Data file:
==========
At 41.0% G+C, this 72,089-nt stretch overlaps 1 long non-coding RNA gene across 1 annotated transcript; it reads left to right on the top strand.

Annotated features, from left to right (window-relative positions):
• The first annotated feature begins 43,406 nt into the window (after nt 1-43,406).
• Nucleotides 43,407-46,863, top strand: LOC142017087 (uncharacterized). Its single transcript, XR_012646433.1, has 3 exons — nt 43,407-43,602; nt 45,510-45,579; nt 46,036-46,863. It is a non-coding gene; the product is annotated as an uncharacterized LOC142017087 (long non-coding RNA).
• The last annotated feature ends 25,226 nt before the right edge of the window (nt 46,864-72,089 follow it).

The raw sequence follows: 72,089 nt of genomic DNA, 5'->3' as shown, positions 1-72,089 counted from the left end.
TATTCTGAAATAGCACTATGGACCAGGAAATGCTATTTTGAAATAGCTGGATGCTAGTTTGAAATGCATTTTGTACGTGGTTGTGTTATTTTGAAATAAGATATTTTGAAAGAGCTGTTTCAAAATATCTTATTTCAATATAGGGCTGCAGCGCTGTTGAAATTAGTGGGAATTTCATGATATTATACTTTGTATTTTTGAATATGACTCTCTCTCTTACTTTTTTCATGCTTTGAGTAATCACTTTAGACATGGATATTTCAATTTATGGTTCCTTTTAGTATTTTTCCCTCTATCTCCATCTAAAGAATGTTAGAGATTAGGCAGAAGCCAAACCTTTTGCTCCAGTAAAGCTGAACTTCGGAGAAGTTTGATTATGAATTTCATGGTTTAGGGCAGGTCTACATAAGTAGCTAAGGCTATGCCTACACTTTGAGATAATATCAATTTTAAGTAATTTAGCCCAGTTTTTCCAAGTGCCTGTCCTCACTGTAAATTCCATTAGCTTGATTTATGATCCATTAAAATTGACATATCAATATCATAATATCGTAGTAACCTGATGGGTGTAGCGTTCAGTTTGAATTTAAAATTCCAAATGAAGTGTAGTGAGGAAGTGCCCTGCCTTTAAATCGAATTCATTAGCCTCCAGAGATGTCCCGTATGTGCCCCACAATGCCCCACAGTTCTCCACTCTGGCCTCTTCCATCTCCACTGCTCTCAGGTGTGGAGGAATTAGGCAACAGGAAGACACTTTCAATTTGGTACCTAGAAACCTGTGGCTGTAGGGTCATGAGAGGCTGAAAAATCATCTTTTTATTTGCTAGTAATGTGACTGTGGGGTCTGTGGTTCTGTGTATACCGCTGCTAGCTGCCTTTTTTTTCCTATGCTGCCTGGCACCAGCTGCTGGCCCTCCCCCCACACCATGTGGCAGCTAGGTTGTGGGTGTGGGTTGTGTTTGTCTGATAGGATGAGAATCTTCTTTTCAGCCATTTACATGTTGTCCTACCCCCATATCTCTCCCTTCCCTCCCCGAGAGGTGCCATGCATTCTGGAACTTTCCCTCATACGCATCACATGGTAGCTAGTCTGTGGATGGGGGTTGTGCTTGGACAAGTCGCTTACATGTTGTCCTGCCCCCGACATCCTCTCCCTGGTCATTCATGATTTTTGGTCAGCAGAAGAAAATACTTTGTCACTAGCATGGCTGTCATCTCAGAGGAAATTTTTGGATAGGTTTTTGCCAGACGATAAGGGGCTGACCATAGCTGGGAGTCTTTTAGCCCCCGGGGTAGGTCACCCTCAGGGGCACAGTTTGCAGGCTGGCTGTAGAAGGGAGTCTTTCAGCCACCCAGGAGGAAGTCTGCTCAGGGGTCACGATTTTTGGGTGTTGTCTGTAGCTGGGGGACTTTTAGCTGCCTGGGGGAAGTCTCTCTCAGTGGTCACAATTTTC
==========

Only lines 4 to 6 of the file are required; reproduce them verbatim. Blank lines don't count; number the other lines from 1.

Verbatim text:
• Nucleotides 43,407-46,863, top strand: LOC142017087 (uncharacterized). Its single transcript, XR_012646433.1, has 3 exons — nt 43,407-43,602; nt 45,510-45,579; nt 46,036-46,863. It is a non-coding gene; the product is annotated as an uncharacterized LOC142017087 (long non-coding RNA).
• The last annotated feature ends 25,226 nt before the right edge of the window (nt 46,864-72,089 follow it).

The raw sequence follows: 72,089 nt of genomic DNA, 5'->3' as shown, positions 1-72,089 counted from the left end.